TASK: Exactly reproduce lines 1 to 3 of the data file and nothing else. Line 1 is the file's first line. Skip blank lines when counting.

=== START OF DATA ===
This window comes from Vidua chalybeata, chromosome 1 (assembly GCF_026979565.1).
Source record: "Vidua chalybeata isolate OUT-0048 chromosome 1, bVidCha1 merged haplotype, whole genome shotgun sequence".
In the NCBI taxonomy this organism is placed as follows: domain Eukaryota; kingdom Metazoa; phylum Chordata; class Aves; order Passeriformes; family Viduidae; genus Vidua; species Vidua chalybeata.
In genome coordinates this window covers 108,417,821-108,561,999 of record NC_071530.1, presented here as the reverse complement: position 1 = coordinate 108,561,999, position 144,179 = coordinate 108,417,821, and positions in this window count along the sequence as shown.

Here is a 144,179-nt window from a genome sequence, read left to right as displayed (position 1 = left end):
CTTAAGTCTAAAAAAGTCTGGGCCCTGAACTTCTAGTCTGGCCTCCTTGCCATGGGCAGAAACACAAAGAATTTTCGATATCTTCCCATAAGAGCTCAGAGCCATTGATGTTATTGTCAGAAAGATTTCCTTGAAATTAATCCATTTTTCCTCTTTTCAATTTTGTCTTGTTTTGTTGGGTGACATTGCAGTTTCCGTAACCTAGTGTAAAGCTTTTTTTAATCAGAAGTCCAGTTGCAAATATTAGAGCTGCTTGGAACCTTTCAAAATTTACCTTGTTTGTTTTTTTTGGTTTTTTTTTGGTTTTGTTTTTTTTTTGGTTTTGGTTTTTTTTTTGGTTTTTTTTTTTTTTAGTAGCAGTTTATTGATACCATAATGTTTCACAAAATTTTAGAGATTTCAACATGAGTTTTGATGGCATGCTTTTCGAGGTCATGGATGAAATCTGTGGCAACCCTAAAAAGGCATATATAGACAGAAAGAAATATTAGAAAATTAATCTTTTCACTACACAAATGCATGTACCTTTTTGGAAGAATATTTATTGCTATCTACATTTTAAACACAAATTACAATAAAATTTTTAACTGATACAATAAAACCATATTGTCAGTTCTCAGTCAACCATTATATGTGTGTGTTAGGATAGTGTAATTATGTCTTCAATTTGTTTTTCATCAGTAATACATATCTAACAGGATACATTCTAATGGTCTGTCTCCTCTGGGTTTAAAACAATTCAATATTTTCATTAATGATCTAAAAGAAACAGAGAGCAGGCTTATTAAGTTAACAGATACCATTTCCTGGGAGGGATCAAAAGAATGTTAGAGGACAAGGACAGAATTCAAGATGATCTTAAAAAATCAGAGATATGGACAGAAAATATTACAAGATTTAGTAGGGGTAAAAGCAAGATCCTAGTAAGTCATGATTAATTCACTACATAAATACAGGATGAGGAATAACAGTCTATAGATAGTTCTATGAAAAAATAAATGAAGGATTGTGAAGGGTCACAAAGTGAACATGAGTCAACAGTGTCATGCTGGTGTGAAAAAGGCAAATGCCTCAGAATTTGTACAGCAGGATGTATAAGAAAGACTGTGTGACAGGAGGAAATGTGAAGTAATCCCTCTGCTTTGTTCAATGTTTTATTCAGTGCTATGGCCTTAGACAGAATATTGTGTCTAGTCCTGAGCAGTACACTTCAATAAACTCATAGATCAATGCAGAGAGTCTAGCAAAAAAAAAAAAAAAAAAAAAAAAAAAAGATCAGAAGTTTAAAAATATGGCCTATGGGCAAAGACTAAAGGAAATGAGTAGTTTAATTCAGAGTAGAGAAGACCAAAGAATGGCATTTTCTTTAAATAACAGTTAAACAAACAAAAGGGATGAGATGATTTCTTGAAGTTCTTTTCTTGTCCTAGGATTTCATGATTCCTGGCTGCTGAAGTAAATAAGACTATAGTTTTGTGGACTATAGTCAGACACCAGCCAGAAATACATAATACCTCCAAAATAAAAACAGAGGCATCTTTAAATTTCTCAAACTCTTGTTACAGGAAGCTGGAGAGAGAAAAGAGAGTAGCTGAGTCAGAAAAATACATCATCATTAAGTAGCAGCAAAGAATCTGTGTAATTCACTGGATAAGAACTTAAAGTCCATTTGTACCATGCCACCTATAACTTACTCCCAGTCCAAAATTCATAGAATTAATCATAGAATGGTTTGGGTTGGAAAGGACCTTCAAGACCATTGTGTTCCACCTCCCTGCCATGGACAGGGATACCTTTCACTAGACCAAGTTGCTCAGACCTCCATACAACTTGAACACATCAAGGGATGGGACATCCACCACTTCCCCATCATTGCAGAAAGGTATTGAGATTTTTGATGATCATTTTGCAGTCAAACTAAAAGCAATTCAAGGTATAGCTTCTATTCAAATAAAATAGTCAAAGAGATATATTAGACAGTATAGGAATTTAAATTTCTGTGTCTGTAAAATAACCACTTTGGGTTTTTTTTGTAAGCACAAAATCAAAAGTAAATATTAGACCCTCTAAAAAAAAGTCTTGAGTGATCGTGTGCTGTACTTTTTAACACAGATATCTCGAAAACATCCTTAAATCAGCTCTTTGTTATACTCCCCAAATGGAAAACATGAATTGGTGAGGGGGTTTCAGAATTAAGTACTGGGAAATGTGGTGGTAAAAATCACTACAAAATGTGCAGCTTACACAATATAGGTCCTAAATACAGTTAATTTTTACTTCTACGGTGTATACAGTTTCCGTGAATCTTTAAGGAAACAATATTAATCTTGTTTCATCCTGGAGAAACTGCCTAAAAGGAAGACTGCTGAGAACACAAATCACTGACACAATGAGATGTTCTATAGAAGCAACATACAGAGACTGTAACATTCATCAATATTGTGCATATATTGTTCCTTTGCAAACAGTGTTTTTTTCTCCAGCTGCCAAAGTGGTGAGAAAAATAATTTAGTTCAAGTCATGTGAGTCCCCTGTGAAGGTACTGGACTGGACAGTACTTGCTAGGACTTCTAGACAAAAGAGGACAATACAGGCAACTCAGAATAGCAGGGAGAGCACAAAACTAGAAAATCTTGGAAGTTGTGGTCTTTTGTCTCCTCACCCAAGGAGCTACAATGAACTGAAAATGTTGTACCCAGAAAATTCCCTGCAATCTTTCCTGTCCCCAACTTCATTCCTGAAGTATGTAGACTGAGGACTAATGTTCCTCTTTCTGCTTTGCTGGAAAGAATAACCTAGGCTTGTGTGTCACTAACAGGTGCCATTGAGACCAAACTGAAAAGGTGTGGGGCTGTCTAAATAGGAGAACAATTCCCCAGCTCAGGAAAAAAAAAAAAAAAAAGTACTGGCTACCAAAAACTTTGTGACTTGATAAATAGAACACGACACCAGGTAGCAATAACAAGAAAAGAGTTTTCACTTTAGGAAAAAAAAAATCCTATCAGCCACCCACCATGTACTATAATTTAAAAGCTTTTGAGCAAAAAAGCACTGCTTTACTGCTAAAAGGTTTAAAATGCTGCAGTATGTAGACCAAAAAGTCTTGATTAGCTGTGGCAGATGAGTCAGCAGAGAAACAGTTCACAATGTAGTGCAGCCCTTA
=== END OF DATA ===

This window comes from Vidua chalybeata, chromosome 1 (assembly GCF_026979565.1).
Source record: "Vidua chalybeata isolate OUT-0048 chromosome 1, bVidCha1 merged haplotype, whole genome shotgun sequence".
In the NCBI taxonomy this organism is placed as follows: domain Eukaryota; kingdom Metazoa; phylum Chordata; class Aves; order Passeriformes; family Viduidae; genus Vidua; species Vidua chalybeata.